Pinckney Island National Wildlife Refuge is a never-crowded oasis between Hilton Head Island and Bluffton. With over 14 miles of hiking and bicycling trails, Pinckney is great for a quick outing or a full-blown day trip.
Pinckney Island National Wildlife Refuge is a never-crowded oasis between Hilton Head Island and Bluffton. With over 14 miles of hiking and bicycling trails, Pinckney is great for a quick outing or a full-blown day trip. The beautiful scenery and panoramic views of the Intracoastal Waterway and tidal creeks offer photo opportunities almost every step of the way. The broad trails are flat and fast, but there are benches dotting the path for those wishing to soak in the environment, and informative plaques for those wanting to learn more about the refuge. When you go, expect to see walkers, bike riders, runners and birders (binoculars and cameras in hand) all out enjoying the refuge.
What Makes it Great Pinckney Island is a beautiful spot away from the hustle and bustle of the more touristy parts of Hilton Head.
The main gravel trail and wide grassy side paths are easily walkable and well-maintained throughout the year, making for relaxing recreation at any time of day. The trails pass through sections of maritime forest with palmetto trees, longleaf pines and live oaks dripping with Spanish moss. There are also incredible Lowcountry vistas of large swaths of salt marsh. You’ll see plenty of scurrying fiddler crabs and shorebirds, and maybe even an alligator or two. One of the most popular trips is the short route to Ibis Pond (1.2 miles round-trip). Nesting is in full-swing at Ibis Pond during the spring and early summer, when large numbers of ibis, egrets and herons can be seen.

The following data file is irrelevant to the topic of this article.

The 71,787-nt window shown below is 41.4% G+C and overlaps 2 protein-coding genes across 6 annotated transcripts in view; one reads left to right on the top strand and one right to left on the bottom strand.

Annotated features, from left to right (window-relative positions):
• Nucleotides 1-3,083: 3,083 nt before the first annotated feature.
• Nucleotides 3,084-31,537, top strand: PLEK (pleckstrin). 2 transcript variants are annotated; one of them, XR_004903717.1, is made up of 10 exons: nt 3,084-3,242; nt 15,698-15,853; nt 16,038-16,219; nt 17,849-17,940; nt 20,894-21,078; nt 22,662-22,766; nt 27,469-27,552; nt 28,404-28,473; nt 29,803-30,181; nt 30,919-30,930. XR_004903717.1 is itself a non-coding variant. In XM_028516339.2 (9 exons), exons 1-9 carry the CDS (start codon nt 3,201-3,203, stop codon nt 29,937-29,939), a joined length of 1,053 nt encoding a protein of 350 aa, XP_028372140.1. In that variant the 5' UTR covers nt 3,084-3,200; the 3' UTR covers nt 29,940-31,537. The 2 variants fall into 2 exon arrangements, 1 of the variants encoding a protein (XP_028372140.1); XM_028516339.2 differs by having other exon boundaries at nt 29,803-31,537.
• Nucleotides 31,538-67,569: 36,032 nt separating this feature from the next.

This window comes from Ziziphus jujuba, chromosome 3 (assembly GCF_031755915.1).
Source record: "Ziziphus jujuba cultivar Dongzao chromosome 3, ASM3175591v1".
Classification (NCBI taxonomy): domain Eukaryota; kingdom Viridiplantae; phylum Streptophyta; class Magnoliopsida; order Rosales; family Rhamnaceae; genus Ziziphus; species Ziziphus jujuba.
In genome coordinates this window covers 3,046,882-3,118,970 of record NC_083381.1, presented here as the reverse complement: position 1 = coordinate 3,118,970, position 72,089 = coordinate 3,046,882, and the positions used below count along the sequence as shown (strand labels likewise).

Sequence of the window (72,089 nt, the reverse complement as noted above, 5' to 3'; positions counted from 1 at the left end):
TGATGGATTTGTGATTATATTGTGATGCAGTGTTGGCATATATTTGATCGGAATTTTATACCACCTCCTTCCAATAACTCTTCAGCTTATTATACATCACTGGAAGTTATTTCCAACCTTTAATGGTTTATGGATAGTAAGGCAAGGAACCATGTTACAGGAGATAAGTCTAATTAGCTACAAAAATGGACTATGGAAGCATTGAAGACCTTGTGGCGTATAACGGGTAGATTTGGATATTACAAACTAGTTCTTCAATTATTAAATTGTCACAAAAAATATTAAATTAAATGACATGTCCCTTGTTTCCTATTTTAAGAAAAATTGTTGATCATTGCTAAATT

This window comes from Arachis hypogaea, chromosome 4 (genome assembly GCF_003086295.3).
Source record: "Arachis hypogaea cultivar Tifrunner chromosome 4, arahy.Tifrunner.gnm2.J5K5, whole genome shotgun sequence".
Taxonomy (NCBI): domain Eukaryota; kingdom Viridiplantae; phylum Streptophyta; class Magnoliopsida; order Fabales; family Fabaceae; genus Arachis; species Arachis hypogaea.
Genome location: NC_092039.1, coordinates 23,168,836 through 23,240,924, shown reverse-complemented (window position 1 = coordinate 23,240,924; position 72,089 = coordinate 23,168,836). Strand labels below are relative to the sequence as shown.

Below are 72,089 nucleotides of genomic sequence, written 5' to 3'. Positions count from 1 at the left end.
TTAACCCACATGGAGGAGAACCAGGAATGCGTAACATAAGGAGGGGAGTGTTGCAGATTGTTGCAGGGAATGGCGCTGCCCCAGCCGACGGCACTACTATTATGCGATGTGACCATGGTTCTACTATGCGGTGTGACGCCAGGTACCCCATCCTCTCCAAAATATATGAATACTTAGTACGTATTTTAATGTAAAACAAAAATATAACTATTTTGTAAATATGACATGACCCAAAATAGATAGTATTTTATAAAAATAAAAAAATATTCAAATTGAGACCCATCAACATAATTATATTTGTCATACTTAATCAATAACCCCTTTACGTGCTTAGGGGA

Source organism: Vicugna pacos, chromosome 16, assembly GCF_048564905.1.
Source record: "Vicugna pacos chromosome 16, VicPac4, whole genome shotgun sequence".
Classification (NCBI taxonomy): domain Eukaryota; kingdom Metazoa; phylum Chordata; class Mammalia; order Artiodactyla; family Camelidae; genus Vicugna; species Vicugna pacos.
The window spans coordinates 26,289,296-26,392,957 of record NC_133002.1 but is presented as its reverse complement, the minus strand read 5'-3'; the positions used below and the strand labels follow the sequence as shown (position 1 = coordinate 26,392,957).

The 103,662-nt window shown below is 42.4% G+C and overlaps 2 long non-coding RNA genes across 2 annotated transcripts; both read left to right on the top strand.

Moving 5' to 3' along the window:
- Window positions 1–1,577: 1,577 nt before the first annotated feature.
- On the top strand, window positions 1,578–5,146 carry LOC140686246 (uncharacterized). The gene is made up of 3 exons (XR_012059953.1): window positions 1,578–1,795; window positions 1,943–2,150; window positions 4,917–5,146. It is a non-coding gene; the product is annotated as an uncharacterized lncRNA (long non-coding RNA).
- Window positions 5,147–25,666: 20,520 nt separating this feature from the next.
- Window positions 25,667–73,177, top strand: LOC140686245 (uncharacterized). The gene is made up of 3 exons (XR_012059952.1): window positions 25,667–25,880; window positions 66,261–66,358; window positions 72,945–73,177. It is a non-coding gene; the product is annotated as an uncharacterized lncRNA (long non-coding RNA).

If you want a medium-length trip with pretty marsh views as well as some shade, head toward Shell Point (4.6 miles) and circle back around Osprey Pond. If you can make the long trek to White Point (7.8 miles round-trip), a small, secluded beach awaits you at the end of the trail.
Who’s Going to Love ItEveryone from the family out for a nature walk to hiking tourists, runners, bikers and bird-watchers. Just along the main gravel path beyond the parking lot are expansive views of the salt marsh and tidal creeks on either side, with Skull Creek to the right and Mackay Creek to the left, which are great photo opportunities. Wildlife congregate around Starr, Ibis and Osprey ponds, so keep your eyes peeled for birds and sunbathing alligators (just don’t get too close!). You’ll see fewer and fewer people the farther you walk into the refuge, making it a great outing for those wanting a quiet, solitary hike, run or bike ride.
Directions, Parking & RegulationsPinckney Island is located halfway between Hilton Head Island and Bluffton off of U.S. 278. There is a parking area about 1/4 mile from the main entrance to the refuge, which is open from sunrise to sunset daily. The entrance gate is scheduled to automatically close 30 minutes after sunset.
Trail maps are available at the trailhead adjacent to the parking area. There are a number of incomplete side trails that are not marked on the trail map. If you take one, keep in mind that they don’t always connect and you might come to a dead end.
There are no amenities like restrooms, water fountains or shelters anywhere in the refuge.
And if you see any alligators, do not feed them (it’s actually against the law to do so).